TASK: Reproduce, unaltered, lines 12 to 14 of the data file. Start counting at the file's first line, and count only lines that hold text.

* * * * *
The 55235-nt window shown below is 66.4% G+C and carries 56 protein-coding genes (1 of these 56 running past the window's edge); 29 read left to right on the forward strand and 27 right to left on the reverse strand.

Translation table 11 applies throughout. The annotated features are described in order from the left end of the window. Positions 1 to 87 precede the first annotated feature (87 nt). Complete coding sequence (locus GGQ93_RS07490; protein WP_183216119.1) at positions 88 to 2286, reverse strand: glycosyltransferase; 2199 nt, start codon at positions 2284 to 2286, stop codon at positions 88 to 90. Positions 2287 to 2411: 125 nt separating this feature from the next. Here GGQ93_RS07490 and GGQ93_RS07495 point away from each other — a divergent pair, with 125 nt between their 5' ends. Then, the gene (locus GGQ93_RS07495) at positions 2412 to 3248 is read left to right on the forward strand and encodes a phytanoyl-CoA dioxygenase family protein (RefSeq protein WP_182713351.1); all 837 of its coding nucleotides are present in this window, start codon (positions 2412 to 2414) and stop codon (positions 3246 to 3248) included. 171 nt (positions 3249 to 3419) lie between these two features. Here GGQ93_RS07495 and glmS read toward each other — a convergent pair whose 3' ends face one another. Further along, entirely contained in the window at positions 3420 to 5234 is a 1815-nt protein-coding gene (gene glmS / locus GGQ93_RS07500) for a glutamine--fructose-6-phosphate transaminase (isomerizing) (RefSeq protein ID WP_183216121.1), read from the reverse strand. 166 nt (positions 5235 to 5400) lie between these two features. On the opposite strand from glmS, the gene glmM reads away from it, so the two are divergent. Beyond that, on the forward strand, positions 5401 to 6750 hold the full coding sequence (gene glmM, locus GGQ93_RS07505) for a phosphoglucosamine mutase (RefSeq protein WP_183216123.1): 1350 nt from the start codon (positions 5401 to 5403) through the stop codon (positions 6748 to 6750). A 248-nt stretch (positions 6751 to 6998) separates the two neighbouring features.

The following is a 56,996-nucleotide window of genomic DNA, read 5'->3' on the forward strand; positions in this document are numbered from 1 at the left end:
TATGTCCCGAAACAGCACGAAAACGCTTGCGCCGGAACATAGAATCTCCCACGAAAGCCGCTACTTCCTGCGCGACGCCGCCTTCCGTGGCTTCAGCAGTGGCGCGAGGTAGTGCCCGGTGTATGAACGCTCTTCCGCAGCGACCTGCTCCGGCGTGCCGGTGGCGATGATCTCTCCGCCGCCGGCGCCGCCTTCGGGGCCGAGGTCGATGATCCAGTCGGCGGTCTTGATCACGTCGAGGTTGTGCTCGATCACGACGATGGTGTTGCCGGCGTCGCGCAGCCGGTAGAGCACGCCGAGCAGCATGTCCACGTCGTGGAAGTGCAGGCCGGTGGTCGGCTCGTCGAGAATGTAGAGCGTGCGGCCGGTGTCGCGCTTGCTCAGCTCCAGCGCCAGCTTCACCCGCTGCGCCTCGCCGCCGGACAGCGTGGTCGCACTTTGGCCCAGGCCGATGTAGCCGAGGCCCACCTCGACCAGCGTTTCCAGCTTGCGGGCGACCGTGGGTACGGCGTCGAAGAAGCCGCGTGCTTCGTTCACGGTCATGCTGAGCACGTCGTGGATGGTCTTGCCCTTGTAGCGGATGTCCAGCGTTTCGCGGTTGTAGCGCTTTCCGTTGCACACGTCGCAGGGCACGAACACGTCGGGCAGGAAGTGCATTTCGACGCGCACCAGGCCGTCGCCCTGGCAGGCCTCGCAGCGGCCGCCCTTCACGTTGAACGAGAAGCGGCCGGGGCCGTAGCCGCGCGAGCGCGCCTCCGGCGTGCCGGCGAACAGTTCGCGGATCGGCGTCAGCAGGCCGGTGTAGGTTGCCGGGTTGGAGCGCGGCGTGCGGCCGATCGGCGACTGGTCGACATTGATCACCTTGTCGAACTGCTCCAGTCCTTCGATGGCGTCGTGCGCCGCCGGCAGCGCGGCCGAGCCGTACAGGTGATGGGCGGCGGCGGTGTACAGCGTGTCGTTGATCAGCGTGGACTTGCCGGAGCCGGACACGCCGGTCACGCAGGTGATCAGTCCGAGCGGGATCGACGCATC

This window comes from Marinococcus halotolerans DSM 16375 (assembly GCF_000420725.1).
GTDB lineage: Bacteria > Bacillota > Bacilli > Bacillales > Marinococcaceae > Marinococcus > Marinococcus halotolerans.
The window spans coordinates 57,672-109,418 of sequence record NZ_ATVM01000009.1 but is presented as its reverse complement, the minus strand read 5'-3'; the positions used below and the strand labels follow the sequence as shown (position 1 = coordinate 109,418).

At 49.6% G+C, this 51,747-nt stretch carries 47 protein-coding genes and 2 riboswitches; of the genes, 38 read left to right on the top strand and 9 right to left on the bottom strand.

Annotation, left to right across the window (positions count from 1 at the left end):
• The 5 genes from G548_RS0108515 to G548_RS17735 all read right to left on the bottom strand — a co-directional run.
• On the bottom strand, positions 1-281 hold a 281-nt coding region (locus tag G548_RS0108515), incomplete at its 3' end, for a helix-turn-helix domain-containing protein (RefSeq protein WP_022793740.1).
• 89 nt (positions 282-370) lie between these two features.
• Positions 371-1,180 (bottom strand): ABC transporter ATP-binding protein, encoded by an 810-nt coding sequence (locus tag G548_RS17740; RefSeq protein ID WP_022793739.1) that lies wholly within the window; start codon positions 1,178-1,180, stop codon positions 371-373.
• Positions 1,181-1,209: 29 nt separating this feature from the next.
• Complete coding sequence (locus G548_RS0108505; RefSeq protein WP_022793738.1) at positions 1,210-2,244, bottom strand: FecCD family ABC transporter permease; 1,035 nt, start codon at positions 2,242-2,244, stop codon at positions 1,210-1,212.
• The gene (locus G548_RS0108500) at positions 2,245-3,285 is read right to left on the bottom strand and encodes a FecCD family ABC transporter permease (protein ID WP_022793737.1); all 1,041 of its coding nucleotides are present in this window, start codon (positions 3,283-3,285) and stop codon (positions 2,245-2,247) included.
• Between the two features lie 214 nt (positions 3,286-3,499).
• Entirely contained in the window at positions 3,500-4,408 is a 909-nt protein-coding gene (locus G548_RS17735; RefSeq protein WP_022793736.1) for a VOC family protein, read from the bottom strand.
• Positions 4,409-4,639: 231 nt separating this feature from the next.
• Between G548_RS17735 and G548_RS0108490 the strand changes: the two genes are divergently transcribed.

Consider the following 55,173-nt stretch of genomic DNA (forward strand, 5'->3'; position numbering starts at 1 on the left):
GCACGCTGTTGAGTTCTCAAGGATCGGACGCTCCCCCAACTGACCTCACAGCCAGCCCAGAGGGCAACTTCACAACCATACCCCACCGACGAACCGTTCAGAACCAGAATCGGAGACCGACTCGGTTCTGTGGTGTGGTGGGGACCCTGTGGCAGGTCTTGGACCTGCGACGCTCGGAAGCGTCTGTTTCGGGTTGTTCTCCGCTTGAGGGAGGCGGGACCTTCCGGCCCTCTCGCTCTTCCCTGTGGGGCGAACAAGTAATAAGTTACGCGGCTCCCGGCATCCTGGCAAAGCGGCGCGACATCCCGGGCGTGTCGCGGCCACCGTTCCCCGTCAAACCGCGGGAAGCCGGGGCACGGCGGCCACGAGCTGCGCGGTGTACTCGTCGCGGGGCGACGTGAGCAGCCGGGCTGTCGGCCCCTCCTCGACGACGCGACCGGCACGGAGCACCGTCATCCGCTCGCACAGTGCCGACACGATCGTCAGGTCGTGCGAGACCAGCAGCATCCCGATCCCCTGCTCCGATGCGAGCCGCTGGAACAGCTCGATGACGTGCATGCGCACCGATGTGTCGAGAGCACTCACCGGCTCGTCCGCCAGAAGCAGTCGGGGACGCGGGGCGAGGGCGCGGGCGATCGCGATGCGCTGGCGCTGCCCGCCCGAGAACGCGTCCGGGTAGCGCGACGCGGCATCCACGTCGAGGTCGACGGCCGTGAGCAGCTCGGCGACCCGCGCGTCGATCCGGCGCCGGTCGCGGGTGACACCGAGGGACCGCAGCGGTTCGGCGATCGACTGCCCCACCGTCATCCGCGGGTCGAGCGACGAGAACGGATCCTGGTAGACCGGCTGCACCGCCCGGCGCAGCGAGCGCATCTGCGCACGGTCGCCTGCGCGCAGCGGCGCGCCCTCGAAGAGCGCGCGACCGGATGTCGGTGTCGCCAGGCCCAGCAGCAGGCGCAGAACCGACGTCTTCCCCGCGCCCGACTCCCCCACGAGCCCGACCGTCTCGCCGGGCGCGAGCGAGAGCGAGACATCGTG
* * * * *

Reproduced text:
• 89 nt (positions 282-370) lie between these two features.
• Positions 371-1,180 (bottom strand): ABC transporter ATP-binding protein, encoded by an 810-nt coding sequence (locus tag G548_RS17740; RefSeq protein ID WP_022793739.1) that lies wholly within the window; start codon positions 1,178-1,180, stop codon positions 371-373.
• Positions 1,181-1,209: 29 nt separating this feature from the next.